One of the interesting mysteries of our time is how Wolfgang’s Vault has been able to stream live performances by hundreds of artists for the last few years, in an era where record labels have fought so bitterly to keep us from hearing music in the name of “copyright.” Apparently Bill Graham signed contracts with different terms than other promoters, giving him liberal rights to rebroadcast the audio and video of the shows, and his successors have been able to capitalize on that.

A few days ago the site added hundreds of concert videos for free streaming, including some priceless bits of history that have had me drenched in nostalgia this evening. Here’s some background on the job of digitizing old footage in various formats and various stages of deterioration.

Aging baby boomers who have any recollection of the time when music still had power should go by and look down the list of performers.

The highlight for me is a chance to see the Allman Brothers playing Whipping Post at Fillmore East, six months before the recording of the live album that catapulted them to stardom, with Duane Allman and Berry Oakley and Dickie Betts locked into their instruments, coaxing magic out of thin air, in the zone that makes you want to be a musician. Bob Lefsetz describes it this way:

Shot before the breakthrough of the live album what’s utterly fascinating here is it’s the Fillmore East!  You’ve got memories in your brain, and that’s all they are, distant links to images past, and suddenly you’re confronted with pictures and you’re whole again, it’s like reconnecting with your birth mother!

Please notice everybody sitting down.  This was before the disrespect of “festival seating”, i.e. “standing”.  Under the ruse of getting people closer to the music, allowing them to move and groove and have beer spilt upon them, promoters oversold venues and suddenly you couldn’t see, you were constantly being bumped into and concerts became more akin to war than peace.

. . . This performance is not frozen whatsoever.  They’re not playing for the camera, they’re playing for the collective consciousness, they don’t want to reach somebody, they want to reach EVERYBODY!  Blow them away, get them to go home and tell everybody they encounter about the incredible act they saw last night.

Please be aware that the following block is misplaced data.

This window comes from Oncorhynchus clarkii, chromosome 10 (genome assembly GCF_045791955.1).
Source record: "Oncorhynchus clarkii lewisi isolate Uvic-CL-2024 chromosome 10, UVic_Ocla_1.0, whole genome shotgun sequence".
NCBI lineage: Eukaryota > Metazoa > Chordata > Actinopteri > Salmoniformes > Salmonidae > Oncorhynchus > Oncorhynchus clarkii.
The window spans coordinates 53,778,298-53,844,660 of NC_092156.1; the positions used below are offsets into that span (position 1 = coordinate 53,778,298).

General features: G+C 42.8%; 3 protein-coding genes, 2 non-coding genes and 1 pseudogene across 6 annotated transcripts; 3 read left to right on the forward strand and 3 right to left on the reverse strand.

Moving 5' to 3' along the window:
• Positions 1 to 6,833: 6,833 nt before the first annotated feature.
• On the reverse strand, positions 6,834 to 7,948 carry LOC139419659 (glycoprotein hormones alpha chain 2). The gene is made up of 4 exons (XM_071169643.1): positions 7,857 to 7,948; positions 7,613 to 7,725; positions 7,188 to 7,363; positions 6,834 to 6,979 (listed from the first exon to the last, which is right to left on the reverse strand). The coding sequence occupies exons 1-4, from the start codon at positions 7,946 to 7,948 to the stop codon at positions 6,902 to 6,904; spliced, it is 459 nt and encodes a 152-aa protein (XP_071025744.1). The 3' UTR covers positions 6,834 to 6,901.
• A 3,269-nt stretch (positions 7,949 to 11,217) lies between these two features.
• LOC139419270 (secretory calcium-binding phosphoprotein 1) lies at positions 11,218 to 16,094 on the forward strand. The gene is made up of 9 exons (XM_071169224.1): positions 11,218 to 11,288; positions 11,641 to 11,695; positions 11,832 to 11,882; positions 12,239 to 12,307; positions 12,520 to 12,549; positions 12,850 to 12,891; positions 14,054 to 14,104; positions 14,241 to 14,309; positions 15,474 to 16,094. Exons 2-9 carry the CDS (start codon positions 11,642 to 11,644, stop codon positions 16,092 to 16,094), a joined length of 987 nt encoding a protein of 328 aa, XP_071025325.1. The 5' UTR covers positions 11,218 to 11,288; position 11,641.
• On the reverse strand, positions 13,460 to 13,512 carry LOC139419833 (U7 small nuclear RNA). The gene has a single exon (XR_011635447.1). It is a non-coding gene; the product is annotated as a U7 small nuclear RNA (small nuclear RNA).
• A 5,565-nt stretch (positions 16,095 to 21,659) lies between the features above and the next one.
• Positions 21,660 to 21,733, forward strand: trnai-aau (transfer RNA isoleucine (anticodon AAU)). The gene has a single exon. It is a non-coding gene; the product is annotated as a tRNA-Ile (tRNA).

Then there are two shows from Crosby Stills & Nash (with some Young) at Winterland in 1973, grainy black & white, but a chance to see them at their best, when the music was new and David Crosby was (more or less) thin.

There’s the Rolling Stones in 1981 slowing down and pulling out acoustic guitars for a beautiful version of Waiting On A Friend with Ernie Watts on sax while original members Ian Stewart and Bill Wyman anchor the rhythm section for the last time. (This is the memorable show where Keith Richards chases down a fan and hits him with his guitar when the fan runs onstage during Satisfaction.)

There are many more highlights.

  • Pete Townshend of The Who windmilling his arm and Roger Daltry twirling the microphone during Young Man Blues in 1970, before launching into Tommy.
  • The Sex Pistols playing their last concert ever.
  • Entire shows from the 70s by The Tubes, whose visual antics help to make White Punks On Dope even stranger than it already was on the radio.
  • The Byrds doing an extended version of Eight Miles High at Fillmore East in 1970.
  • Jefferson Airplane at Fillmore East in 1970, Lynyrd Skynrd a few months before the plane crash, some footage of The Motels where Martha Davis shines even when she’s out of focus, Aretha Franklin, The Band, Bob Marley, and so much more.
  • It’s not all nostalgia – there are some treats for people who are under 55, too, like an entire show by high-energy band Ted Leo & The Pharmacists, and another one from my new favorite, Deerhunter.

It’s not exactly a novelty that the Internet has made things available that were at risk of being lost forever – but this is a particularly nice example. If you still have it in you, lock yourself away so you can play air guitar without embarrassment and watch some old music!

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